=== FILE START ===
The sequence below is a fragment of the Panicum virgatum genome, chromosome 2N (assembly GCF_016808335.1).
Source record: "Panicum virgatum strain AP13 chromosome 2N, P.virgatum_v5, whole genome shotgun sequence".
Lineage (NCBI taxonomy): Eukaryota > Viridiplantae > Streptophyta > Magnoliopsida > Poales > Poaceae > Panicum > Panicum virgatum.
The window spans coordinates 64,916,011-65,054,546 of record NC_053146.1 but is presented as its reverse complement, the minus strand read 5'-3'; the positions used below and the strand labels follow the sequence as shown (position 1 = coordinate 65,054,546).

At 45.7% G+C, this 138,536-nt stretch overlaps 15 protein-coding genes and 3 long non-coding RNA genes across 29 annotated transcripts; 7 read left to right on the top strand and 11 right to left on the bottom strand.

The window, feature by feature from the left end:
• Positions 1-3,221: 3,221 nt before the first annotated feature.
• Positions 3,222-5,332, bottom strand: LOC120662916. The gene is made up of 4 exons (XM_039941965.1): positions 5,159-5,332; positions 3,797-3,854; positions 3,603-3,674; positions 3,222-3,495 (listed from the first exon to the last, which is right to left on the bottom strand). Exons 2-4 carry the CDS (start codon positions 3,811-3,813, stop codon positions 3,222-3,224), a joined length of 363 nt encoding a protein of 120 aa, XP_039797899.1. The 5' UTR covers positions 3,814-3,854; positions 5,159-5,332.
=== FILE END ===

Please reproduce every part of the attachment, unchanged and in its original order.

The sequence below is a fragment of the Panicum virgatum genome, chromosome 2N (assembly GCF_016808335.1).
Source record: "Panicum virgatum strain AP13 chromosome 2N, P.virgatum_v5, whole genome shotgun sequence".
Lineage (NCBI taxonomy): Eukaryota > Viridiplantae > Streptophyta > Magnoliopsida > Poales > Poaceae > Panicum > Panicum virgatum.
The window spans coordinates 64,916,011-65,054,546 of record NC_053146.1 but is presented as its reverse complement, the minus strand read 5'-3'; the positions used below and the strand labels follow the sequence as shown (position 1 = coordinate 65,054,546).

At 45.7% G+C, this 138,536-nt stretch overlaps 15 protein-coding genes and 3 long non-coding RNA genes across 29 annotated transcripts; 7 read left to right on the top strand and 11 right to left on the bottom strand.

The window, feature by feature from the left end:
• Positions 1-3,221: 3,221 nt before the first annotated feature.
• Positions 3,222-5,332, bottom strand: LOC120662916. The gene is made up of 4 exons (XM_039941965.1): positions 5,159-5,332; positions 3,797-3,854; positions 3,603-3,674; positions 3,222-3,495 (listed from the first exon to the last, which is right to left on the bottom strand). Exons 2-4 carry the CDS (start codon positions 3,811-3,813, stop codon positions 3,222-3,224), a joined length of 363 nt encoding a protein of 120 aa, XP_039797899.1. The 5' UTR covers positions 3,814-3,854; positions 5,159-5,332.